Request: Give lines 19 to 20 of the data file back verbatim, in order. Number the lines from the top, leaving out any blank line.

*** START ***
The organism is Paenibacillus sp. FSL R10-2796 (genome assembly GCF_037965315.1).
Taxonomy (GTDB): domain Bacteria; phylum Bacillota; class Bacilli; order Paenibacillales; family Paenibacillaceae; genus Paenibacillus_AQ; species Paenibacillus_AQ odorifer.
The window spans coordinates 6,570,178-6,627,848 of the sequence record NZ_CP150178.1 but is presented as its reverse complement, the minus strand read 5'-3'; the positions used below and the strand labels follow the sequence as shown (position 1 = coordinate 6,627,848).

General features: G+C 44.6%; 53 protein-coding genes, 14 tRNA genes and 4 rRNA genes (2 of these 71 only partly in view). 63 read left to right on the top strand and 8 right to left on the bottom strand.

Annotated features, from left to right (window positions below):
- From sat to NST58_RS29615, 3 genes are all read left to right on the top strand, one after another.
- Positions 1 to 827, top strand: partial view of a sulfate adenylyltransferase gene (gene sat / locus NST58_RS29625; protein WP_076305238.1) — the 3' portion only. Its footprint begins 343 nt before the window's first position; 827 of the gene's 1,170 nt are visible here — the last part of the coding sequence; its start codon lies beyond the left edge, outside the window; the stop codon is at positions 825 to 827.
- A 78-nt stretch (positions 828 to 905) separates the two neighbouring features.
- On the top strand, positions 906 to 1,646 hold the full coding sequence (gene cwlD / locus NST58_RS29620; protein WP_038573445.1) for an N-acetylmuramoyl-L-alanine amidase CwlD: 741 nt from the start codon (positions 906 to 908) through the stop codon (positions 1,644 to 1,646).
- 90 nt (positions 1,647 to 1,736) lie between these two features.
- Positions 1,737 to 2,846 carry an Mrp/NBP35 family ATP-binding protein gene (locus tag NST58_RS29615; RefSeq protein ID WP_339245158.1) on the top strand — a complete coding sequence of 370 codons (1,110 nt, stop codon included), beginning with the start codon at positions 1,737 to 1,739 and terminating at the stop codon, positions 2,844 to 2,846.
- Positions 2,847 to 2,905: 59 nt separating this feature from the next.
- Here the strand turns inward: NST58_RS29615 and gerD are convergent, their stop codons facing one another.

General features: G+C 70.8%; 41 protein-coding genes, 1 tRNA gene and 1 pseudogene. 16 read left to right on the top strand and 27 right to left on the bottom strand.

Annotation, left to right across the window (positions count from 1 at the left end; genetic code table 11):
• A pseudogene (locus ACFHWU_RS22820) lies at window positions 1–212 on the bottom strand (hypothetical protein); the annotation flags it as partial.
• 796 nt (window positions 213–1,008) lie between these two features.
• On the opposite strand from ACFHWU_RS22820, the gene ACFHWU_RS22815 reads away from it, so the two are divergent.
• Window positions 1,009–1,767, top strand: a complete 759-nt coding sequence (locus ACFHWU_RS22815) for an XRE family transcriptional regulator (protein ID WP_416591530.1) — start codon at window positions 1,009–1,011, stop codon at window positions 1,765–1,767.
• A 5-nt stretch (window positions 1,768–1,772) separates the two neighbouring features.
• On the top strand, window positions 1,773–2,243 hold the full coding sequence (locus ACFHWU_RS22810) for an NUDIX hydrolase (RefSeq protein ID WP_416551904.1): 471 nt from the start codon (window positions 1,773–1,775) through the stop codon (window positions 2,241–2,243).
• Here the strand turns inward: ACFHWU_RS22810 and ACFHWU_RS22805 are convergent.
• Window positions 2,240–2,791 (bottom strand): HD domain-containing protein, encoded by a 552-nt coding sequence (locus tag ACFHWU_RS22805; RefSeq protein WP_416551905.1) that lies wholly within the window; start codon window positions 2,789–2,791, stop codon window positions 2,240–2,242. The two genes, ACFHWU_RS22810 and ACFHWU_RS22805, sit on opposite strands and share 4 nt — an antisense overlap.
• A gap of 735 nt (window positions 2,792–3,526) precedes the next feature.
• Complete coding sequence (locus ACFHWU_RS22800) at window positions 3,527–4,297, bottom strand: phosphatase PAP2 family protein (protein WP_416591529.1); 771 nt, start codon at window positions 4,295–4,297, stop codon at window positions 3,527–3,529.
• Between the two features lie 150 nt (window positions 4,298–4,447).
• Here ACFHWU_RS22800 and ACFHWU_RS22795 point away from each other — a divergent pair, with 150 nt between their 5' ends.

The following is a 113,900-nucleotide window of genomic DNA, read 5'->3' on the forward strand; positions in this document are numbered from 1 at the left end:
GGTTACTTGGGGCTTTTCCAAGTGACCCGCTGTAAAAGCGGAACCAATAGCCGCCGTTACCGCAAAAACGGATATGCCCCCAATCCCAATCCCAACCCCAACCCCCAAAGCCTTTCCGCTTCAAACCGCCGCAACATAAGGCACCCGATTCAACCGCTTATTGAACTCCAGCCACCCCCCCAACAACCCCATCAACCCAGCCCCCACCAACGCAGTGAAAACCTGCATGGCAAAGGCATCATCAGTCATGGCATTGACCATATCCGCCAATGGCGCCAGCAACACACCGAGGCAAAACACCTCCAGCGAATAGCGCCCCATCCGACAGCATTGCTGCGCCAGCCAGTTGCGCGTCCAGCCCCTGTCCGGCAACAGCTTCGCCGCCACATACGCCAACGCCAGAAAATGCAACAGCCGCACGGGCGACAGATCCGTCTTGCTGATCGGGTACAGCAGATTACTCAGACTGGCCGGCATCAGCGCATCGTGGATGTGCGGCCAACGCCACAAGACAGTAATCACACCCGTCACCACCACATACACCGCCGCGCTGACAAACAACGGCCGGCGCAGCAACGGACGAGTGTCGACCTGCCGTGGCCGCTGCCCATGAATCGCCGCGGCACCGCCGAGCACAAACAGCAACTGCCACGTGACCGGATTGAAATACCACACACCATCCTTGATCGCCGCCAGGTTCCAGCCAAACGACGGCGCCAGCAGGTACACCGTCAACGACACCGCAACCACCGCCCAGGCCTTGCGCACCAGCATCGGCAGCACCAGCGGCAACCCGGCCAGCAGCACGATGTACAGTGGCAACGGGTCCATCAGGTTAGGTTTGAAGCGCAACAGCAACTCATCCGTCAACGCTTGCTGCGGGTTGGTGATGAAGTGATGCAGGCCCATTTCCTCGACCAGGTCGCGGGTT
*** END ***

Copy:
• Window positions 1,009–1,767, top strand: a complete 759-nt coding sequence (locus ACFHWU_RS22815) for an XRE family transcriptional regulator (protein ID WP_416591530.1) — start codon at window positions 1,009–1,011, stop codon at window positions 1,765–1,767.
• A 5-nt stretch (window positions 1,768–1,772) separates the two neighbouring features.